How (and how not) to be a tourist

Last weekend I had the utmost pleasure of visiting Seattle, in a country (USA) that I have never stepped foot in before. My times spent there was joyous, and I’ve made fond memories.

A skyline view from the Columbia tower!

However, there were big blunders in my trip that I made, which could have ruined the trip for me in different circumstances. The thing is, when being a tourist in a new city you have to have an element of common sense as well. Sadly, I lack that occasionally.

So I’m here to talk about what to do, and definitely what not to do, when in a new city either travelling with friends, family, or solo. AKA, how not to make the mistakes that I made!

 

DO:

  • Plan it out (if you can)! 

By doing this step I could have saved valuable time sightseeing other major attractions, as opposed to meandering around at 9am wondering what is even open. Of course this doesn’t mean that planning down to the last detail is key (being spontaneous can be more exciting at times), but definitely having a knowledge of the places you’re  going to be is a good idea.

  • Talk to locals

As much as Google Maps can tell you about the city and the best places to go to lunch, nothing can beat someone who actually knows the area to tell you which places are worth the money. Also, believe me, people are nice, they’ll be definitely willing to help you with anything if you need it (shout out to the woman who showed me where the plug sockets were in the restaurant when my phone was dying)!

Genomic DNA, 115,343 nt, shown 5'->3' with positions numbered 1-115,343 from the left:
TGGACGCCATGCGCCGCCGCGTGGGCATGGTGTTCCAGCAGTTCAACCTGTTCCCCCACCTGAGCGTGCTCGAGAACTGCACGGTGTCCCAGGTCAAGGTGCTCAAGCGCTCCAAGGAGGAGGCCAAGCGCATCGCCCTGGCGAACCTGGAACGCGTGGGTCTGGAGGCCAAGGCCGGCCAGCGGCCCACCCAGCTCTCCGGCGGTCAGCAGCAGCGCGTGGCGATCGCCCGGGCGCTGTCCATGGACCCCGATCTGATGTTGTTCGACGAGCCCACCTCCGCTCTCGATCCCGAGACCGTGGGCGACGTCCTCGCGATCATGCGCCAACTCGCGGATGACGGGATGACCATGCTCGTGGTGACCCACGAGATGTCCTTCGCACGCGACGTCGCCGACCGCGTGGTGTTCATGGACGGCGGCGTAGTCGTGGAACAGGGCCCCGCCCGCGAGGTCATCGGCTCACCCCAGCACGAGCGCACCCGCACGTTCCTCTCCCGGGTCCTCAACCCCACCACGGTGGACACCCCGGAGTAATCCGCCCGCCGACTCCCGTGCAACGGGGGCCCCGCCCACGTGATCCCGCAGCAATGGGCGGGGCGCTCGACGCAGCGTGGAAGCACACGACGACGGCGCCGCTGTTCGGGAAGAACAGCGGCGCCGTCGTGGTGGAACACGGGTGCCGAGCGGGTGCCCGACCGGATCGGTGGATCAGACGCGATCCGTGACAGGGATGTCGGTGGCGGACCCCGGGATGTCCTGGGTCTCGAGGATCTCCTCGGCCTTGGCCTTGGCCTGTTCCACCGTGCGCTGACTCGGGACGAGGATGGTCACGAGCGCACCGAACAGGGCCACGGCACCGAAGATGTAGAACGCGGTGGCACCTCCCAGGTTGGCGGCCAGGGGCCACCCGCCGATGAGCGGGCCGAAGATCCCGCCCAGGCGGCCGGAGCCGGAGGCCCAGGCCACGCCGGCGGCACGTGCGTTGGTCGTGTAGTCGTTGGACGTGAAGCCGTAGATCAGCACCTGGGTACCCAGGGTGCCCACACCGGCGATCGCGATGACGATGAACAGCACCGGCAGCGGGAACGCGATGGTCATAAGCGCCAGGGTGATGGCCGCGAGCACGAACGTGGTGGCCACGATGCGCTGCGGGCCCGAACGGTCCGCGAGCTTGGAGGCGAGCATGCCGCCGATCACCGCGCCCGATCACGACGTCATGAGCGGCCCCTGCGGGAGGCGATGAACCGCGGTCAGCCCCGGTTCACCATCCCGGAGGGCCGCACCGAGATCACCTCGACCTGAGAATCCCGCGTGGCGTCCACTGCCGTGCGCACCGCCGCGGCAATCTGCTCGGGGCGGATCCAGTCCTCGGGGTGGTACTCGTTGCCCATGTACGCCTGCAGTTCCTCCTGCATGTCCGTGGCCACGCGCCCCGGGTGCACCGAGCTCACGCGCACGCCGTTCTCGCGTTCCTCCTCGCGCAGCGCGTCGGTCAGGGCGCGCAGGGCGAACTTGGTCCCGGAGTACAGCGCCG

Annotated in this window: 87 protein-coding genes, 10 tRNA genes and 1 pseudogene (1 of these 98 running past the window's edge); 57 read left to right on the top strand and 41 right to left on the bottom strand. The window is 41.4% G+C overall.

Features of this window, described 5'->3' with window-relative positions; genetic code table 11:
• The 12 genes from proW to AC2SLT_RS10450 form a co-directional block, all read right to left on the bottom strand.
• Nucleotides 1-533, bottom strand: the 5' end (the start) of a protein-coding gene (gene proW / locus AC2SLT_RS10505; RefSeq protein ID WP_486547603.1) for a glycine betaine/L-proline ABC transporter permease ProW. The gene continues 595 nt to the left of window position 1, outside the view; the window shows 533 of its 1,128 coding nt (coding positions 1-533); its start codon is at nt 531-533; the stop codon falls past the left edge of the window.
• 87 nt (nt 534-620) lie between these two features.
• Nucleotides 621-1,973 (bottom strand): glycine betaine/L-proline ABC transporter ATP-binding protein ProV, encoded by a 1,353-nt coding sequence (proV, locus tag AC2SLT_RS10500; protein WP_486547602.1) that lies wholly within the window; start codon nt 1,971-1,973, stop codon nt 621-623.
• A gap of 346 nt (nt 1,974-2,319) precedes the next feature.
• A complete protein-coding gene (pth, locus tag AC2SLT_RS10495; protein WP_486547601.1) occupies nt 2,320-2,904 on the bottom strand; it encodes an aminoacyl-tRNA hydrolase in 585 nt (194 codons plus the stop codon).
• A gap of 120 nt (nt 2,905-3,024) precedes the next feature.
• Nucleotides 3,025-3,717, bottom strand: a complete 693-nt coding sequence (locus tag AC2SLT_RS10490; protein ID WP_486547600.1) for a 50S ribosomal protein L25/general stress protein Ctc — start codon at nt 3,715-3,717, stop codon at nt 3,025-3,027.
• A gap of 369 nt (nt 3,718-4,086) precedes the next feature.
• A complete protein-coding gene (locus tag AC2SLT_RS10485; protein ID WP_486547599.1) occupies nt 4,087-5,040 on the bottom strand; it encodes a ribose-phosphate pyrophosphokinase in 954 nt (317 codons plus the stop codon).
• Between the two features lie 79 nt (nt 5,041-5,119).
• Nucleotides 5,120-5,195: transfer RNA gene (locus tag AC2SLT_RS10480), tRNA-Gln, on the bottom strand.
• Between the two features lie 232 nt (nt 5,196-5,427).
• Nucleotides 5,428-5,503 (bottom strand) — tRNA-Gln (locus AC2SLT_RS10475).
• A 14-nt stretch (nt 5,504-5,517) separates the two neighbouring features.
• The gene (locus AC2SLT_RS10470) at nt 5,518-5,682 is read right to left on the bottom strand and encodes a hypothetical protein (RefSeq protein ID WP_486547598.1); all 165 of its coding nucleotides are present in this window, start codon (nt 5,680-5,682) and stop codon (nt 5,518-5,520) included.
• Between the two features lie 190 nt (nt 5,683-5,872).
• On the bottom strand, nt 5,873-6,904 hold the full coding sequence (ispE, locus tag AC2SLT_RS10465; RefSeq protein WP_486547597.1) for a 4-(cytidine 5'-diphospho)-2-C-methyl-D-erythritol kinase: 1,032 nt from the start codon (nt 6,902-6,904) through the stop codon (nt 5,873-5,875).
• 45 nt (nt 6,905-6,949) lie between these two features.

• Be savvy with spending money

I get it, it’s a new place and all you wanna do is spend your money on random snow globes and key rings for your family and friends. However, always ensure you’ve got money for emergency situations, especially in countries where health care is not as kind in cost or functionality as the NHS (if ever you need it).

 

DON’T:

  • Overlook hotel/accommodation rules and guidelines

Nobody reads terms and conditions, but maybe when staying in a new place it’s best to look over them. For example, while in Seattle I read (just by chance) that the hotel takes no responsibility if somebody broke in and stole something in my room. Honestly, I’m not sure if that’s a normal thing in hotels, but it definitely made me nervous! of course nothing happened, but it did make me extra cautious of making sure you know what you’re signing onto when staying somewhere.

  • Be too carefree with where you put your money

So I did actually ‘lose’ some money that was in my coat pocket in Seattle, and this was shocking, as I’ve never had anything taken from my pockets before. In big cities, where there are lovely people, there are also people that target touristy looking people for extra cash. Another alternative tip is to not ‘look’ touristy (although I found this a lot harder to maintain)!

  • Accidentally lose your bag of souvenirs whilst trying to take pictures of the sunset…

#truestory

 

But despite my mistakes, I had a fabulous weekend! Hope these tips shine some good light on your future tourist endeavours.

Have a fabulous week! x

Seattle’s gem: the beloved Space Needle!

If you’re interested in travelling abroad yourself, while at Swansea Uni, have a look at:

http://www.swansea.ac.uk/international/opportunities/searchbycollege/collegeofhumanandhealthsciences/

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